Friday, 24 November, 2017

Tech giant pledges to end mining and use recycled materials

Sherri Watson | 21 April, 2017, 03:16

The news site noted that earlier this month Jefferies suggested Apple might consider buying Imagination Technologies, especially considering the decline in market value the company suffered after it was announce Apple would be cutting ties.

The iPhone giant has faced criticism in the past for using resources that are often associated with mines that use children as young as seven, in war-torn regions, and in places where environmental protections aren't well-regulated.

The report highlights the Apple Renew scheme to encourage customers to recycle their old devices, as well as Apple's piloting of "innovative new recycling technologies, like our line of disassembly robots, so we can put reclaimed materials to better use in new products".

Apple said it needs a higher grade than can be provided by standard recycling plants, and therefore can only get it from turning over its own products.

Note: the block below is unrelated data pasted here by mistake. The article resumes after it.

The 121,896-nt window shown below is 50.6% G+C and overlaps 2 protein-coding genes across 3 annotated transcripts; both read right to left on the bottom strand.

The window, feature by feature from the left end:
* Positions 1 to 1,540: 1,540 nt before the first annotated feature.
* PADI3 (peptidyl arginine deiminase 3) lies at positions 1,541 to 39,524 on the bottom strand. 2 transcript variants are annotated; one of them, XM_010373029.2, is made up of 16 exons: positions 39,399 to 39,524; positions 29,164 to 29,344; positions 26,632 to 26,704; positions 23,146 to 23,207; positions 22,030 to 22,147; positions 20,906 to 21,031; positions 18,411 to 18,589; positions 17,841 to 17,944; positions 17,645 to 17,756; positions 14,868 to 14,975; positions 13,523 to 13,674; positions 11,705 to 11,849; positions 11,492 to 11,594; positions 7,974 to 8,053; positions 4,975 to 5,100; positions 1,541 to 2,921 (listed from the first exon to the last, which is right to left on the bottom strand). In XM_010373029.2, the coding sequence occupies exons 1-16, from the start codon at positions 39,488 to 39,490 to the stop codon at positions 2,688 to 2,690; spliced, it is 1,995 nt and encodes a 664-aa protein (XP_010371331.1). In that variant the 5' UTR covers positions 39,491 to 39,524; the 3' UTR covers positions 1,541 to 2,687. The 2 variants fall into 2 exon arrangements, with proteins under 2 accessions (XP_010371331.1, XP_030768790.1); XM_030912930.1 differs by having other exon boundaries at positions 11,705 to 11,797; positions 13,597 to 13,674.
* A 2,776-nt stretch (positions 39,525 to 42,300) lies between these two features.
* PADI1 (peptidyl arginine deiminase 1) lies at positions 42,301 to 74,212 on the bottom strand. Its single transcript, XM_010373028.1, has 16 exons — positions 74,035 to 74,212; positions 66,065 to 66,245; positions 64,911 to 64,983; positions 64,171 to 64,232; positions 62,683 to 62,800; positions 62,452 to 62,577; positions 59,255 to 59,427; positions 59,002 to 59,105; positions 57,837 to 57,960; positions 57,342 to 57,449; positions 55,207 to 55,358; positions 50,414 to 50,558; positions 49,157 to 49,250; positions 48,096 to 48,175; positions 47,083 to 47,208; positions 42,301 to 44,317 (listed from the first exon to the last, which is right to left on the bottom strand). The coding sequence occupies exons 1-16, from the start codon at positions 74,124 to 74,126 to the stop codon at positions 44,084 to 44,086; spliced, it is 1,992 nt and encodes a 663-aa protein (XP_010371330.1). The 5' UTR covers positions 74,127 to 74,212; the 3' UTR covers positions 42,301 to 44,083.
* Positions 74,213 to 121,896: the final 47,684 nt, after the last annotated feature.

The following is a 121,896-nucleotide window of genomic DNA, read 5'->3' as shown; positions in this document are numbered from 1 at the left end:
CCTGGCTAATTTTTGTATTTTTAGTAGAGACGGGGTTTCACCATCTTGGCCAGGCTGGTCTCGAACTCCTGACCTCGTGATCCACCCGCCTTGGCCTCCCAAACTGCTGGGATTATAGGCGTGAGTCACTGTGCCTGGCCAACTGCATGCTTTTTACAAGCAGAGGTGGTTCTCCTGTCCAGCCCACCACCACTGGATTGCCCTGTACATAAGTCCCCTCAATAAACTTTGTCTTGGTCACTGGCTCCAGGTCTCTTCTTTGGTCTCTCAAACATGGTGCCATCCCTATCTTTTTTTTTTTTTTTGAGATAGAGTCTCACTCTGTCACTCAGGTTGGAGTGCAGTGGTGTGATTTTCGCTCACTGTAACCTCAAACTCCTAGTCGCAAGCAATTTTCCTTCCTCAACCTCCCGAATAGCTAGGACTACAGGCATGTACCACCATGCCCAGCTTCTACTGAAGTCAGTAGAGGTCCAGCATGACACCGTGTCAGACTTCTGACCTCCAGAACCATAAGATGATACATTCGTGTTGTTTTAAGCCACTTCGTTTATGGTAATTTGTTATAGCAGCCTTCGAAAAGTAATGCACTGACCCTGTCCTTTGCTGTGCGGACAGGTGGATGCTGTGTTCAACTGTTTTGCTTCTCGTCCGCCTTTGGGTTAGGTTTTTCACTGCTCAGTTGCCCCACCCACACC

Supply chain sources told DigiTimes that Apple had asked its Asian suppliers to build more than 50 million chips per quarter during the second half of this calendar year. And Jackson conceded that only a small amount of what's contained in an iPhone comes from recycled material.

"They also have control over how the products are designed", Greenpeace's Cook says, "and should be made with an eye toward making products easier to fix so they have a longer lifespan". Apple is likely looking to add more vendors to the mix, to make sure it has enough stock on hand, and that it can keep driving costs downwards.

It's no longer a secret that Apple is going to assemble its iPhones in India.

Apple has a lofty goal to stop relying on mining for the raw materials needed to make iPhones, iPads, and Macs.

Lisa Jackson's full comments on the 2017 environmental report can be read over at VICE, and Apple's full Environmental Responsibility Report, which goes into much more detail on its recycling efforts, packaging, water usage, and carbon footprint, is available here.

The catch to these promises right now is that Apple doesn't have a plan for achieving these goals just yet. Apple acquired LuxVue, a US -based micro-LED display developer, in 2014 and has been developing the micro-LED technology and preparing for mass production since then.

KGI Securities senior analyst Ming-Chi Kuo said in a research note that Samsung's upcoming Galaxy Note 8 phablet would also feature a dual-camera system.